By Leah Soffer '14, Contributing Writer
As spring rolls around and Jacqua Quad is filled once again with sunbathers, the dancers performing in the Scripps Spring Dance Concert are putting the finishing touches on the pieces they have been rehearsing all semester. As always, the show will include the theses of many senior Dance majors and some works by professors. This year, there is a remarkable amount of innovation in dance, including dances with live musicians and extensive props.
Ronnie Brosterman, chair of the Scripps Dance department and Scripps faculty member for 30 years, is choreographing an especially innovative piece. The piece, “The Cracked Kettle,” is set to music written by Harvey Mudd Professor of Music, Bill Alves. The music is sung a cappella and will be performed live by the Claremont Chamber Choir with direction by Charles Kamm.
Brosterman and Alves have been speaking about this collaboration since the summer. They agreed that he could create whatever music he wanted and Brosterman began choreographing the piece without having heard the music. She strung together movements that reflected her interpretation of the basics of language and built upon each phrase to convey a loose sense of linguistic development. The dancers worked with a recording of the Chamber Choir, but the Choir will be performing live onstage with the dances for all three performances.
Another Scripps Professor of Dance, Joel Smith, built upon a work he choreographed as part of his performance duo casebolt and smith. Smith, along with artistic partner, Liz Casebolt, adapted a duet seated at a table into a work with six performers using a table 45 feet long.
Dance major Victoria Wolfe (PZ ’12) also worked with large props on stage. Her dance reflects various properties of water. On stage, Wolfe’s dancers interact with a series of cubes that has allowed them to explore more movement.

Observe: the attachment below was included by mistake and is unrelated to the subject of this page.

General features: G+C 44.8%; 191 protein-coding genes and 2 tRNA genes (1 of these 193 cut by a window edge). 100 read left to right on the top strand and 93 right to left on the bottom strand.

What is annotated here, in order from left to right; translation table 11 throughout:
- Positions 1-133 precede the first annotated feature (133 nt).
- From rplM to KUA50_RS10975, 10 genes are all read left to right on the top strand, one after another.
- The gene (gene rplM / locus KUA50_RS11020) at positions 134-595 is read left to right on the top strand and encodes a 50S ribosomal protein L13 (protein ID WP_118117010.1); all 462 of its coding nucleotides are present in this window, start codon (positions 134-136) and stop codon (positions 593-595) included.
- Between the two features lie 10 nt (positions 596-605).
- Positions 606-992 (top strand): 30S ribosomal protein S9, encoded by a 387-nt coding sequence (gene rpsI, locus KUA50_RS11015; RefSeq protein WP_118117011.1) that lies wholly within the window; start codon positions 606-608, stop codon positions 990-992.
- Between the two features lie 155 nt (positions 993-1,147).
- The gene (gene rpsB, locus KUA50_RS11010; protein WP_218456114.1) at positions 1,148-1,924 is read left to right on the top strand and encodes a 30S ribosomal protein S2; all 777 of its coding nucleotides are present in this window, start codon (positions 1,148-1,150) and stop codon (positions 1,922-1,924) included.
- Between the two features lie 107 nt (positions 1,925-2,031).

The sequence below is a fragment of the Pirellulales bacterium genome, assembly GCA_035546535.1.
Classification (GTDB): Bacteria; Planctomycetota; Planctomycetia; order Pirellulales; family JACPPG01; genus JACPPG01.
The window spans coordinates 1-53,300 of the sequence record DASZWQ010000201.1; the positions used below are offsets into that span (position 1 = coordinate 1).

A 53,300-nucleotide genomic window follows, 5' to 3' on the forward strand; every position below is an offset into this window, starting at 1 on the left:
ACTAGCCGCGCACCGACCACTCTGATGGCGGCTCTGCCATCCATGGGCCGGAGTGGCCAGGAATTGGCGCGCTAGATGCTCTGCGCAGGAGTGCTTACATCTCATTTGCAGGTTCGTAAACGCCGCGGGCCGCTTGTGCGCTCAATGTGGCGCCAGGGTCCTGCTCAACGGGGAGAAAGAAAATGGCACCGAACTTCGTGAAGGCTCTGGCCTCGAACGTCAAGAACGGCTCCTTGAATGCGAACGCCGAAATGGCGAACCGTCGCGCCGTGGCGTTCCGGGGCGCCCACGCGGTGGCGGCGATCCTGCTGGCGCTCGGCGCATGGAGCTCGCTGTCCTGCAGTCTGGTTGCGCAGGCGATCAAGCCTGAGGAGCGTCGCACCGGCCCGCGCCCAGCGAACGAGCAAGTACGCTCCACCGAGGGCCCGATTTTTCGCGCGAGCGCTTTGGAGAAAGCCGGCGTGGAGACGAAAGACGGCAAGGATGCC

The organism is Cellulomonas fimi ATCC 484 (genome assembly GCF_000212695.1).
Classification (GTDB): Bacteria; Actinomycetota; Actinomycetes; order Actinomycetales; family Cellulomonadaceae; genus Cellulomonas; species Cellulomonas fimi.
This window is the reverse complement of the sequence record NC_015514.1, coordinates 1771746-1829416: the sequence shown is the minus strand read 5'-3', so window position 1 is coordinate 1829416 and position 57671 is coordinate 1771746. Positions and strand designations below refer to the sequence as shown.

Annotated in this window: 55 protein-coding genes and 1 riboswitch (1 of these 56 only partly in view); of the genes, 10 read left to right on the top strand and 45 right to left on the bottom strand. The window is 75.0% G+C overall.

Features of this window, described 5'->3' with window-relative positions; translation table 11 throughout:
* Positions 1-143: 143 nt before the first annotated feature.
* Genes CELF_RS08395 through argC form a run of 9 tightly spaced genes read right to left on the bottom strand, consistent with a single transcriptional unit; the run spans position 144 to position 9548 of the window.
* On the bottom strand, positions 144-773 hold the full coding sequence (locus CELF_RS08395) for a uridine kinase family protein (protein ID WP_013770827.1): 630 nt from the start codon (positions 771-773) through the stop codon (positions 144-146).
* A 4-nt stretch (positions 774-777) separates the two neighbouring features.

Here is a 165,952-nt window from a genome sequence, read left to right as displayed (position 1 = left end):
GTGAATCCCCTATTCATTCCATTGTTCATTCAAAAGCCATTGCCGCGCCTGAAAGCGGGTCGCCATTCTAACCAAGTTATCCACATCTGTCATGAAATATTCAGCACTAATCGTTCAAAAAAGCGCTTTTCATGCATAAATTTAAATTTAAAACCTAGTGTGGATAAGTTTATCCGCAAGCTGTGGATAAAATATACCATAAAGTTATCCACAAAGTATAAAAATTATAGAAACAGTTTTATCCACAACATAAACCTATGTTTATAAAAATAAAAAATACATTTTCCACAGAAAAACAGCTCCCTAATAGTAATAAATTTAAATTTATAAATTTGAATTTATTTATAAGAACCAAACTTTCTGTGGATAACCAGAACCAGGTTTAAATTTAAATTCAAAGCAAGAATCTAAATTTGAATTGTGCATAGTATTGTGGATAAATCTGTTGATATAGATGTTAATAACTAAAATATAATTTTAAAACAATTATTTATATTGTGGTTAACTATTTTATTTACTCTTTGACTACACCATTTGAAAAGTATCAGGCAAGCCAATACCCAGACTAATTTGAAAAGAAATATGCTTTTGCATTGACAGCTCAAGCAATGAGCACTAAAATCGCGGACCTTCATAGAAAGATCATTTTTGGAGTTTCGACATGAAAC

Dance minor Sara Cronin (‘12) also has a work presented in the concert. Her dance is based on the concept of fear, and she plays with various ways to cope with fear. In addition to traditional choreography, she also includes segments created by her dancers and sections of improvisation, so every performance will be unique. She chose to blend multiple pieces of music together to create a final piece of music that would not be easily recognizable to the audience. It was also important to Cronin that her dance not be pretty. “I wanted to make just an absolutely disgusting dance,” she mentioned. “Ironically, parts of it really came out quite nicely and could be called ‘pretty.’”
The show will be Friday, April 13 at 8 p.m. and Saturday, April 14 at 2 p.m. and 8 p.m in the Scripps Garrison Theater. Doors open at 7:30 p.m. for the 8 p.m. shows and 1:30 for the 2 p.m. shows. Students, faculty, staff and senior admission is $5 and general admission is $10.